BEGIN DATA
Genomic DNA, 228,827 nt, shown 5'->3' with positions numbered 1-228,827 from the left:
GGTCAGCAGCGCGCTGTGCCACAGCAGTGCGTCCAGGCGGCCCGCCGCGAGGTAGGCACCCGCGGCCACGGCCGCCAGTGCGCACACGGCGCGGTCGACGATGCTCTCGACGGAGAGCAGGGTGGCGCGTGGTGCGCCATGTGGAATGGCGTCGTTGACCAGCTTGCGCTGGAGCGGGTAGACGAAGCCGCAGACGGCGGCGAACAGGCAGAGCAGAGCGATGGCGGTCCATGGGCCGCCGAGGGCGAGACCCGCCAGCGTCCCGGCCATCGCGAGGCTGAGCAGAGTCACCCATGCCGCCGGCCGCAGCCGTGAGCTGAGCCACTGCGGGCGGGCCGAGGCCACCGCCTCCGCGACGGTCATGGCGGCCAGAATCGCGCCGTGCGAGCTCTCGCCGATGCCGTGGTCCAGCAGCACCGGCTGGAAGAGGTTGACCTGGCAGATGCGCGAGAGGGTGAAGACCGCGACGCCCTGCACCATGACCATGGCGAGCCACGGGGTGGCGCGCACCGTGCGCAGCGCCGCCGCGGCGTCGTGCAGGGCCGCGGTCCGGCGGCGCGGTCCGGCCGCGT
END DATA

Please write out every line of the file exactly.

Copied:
Genomic DNA, 228,827 nt, shown 5'->3' with positions numbered 1-228,827 from the left:
GGTCAGCAGCGCGCTGTGCCACAGCAGTGCGTCCAGGCGGCCCGCCGCGAGGTAGGCACCCGCGGCCACGGCCGCCAGTGCGCACACGGCGCGGTCGACGATGCTCTCGACGGAGAGCAGGGTGGCGCGTGGTGCGCCATGTGGAATGGCGTCGTTGACCAGCTTGCGCTGGAGCGGGTAGACGAAGCCGCAGACGGCGGCGAACAGGCAGAGCAGAGCGATGGCGGTCCATGGGCCGCCGAGGGCGAGACCCGCCAGCGTCCCGGCCATCGCGAGGCTGAGCAGAGTCACCCATGCCGCCGGCCGCAGCCGTGAGCTGAGCCACTGCGGGCGGGCCGAGGCCACCGCCTCCGCGACGGTCATGGCGGCCAGAATCGCGCCGTGCGAGCTCTCGCCGATGCCGTGGTCCAGCAGCACCGGCTGGAAGAGGTTGACCTGGCAGATGCGCGAGAGGGTGAAGACCGCGACGCCCTGCACCATGACCATGGCGAGCCACGGGGTGGCGCGCACCGTGCGCAGCGCCGCCGCGGCGTCGTGCAGGGCCGCGGTCCGGCGGCGCGGTCCGGCCGCGT